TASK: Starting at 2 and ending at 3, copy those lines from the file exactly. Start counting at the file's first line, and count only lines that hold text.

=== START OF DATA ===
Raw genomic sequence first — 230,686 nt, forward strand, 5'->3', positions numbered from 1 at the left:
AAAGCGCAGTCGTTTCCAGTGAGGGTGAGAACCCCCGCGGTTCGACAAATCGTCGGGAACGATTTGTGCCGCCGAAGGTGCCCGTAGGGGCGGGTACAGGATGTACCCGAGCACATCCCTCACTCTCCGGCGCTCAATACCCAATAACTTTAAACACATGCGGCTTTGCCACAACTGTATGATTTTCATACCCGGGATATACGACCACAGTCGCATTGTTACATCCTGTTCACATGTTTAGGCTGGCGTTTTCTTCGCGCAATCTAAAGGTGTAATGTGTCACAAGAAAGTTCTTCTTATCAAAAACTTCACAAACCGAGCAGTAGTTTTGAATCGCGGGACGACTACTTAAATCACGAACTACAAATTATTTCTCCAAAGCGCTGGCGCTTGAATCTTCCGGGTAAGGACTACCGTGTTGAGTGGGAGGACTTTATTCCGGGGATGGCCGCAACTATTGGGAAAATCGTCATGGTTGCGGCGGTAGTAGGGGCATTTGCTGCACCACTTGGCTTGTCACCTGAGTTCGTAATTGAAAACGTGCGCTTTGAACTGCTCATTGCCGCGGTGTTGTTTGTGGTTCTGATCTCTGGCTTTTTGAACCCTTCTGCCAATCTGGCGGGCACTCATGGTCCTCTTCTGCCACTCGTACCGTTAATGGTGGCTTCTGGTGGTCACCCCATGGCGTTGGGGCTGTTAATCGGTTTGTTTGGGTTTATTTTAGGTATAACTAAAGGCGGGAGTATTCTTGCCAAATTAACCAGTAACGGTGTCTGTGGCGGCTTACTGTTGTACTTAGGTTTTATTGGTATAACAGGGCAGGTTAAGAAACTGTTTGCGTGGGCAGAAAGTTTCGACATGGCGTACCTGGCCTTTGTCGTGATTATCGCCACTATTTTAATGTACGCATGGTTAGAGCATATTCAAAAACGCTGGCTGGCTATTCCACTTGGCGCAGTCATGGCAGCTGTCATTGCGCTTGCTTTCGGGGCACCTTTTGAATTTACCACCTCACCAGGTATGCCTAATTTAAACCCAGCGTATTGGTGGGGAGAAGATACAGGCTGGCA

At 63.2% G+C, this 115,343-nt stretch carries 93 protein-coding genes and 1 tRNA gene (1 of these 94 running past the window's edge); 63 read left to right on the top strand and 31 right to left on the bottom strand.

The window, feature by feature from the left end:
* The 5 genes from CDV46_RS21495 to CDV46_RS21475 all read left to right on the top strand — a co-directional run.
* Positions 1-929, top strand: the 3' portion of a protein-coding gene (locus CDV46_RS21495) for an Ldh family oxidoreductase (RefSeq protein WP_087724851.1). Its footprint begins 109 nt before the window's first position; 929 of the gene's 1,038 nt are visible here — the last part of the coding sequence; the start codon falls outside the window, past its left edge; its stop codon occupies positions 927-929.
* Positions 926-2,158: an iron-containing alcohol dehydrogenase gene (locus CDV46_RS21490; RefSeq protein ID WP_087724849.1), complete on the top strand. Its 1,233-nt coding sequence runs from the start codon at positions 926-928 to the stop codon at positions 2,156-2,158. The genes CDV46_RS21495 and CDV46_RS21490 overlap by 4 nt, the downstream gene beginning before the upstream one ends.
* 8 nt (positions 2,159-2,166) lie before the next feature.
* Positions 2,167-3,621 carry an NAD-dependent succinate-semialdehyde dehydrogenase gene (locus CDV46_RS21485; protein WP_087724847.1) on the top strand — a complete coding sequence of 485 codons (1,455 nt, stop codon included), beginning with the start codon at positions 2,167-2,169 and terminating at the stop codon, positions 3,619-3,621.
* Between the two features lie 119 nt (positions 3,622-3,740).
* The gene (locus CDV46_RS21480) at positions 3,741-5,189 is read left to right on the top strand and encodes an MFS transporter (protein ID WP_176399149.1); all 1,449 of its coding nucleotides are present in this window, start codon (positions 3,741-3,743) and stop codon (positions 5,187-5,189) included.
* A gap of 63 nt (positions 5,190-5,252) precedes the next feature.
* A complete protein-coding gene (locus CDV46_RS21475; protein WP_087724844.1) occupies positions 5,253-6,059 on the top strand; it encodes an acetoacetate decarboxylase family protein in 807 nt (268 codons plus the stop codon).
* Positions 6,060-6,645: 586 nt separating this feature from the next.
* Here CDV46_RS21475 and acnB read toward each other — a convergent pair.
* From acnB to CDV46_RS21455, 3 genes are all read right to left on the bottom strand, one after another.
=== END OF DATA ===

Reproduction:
AAAGCGCAGTCGTTTCCAGTGAGGGTGAGAACCCCCGCGGTTCGACAAATCGTCGGGAACGATTTGTGCCGCCGAAGGTGCCCGTAGGGGCGGGTACAGGATGTACCCGAGCACATCCCTCACTCTCCGGCGCTCAATACCCAATAACTTTAAACACATGCGGCTTTGCCACAACTGTATGATTTTCATACCCGGGATATACGACCACAGTCGCATTGTTACATCCTGTTCACATGTTTAGGCTGGCGTTTTCTTCGCGCAATCTAAAGGTGTAATGTGTCACAAGAAAGTTCTTCTTATCAAAAACTTCACAAACCGAGCAGTAGTTTTGAATCGCGGGACGACTACTTAAATCACGAACTACAAATTATTTCTCCAAAGCGCTGGCGCTTGAATCTTCCGGGTAAGGACTACCGTGTTGAGTGGGAGGACTTTATTCCGGGGATGGCCGCAACTATTGGGAAAATCGTCATGGTTGCGGCGGTAGTAGGGGCATTTGCTGCACCACTTGGCTTGTCACCTGAGTTCGTAATTGAAAACGTGCGCTTTGAACTGCTCATTGCCGCGGTGTTGTTTGTGGTTCTGATCTCTGGCTTTTTGAACCCTTCTGCCAATCTGGCGGGCACTCATGGTCCTCTTCTGCCACTCGTACCGTTAATGGTGGCTTCTGGTGGTCACCCCATGGCGTTGGGGCTGTTAATCGGTTTGTTTGGGTTTATTTTAGGTATAACTAAAGGCGGGAGTATTCTTGCCAAATTAACCAGTAACGGTGTCTGTGGCGGCTTACTGTTGTACTTAGGTTTTATTGGTATAACAGGGCAGGTTAAGAAACTGTTTGCGTGGGCAGAAAGTTTCGACATGGCGTACCTGGCCTTTGTCGTGATTATCGCCACTATTTTAATGTACGCATGGTTAGAGCATATTCAAAAACGCTGGCTGGCTATTCCACTTGGCGCAGTCATGGCAGCTGTCATTGCGCTTGCTTTCGGGGCACCTTTTGAATTTACCACCTCACCAGGTATGCCTAATTTAAACCCAGCGTATTGGTGGGGAGAAGATACAGGCTGGCA

At 63.2% G+C, this 115,343-nt stretch carries 93 protein-coding genes and 1 tRNA gene (1 of these 94 running past the window's edge); 63 read left to right on the top strand and 31 right to left on the bottom strand.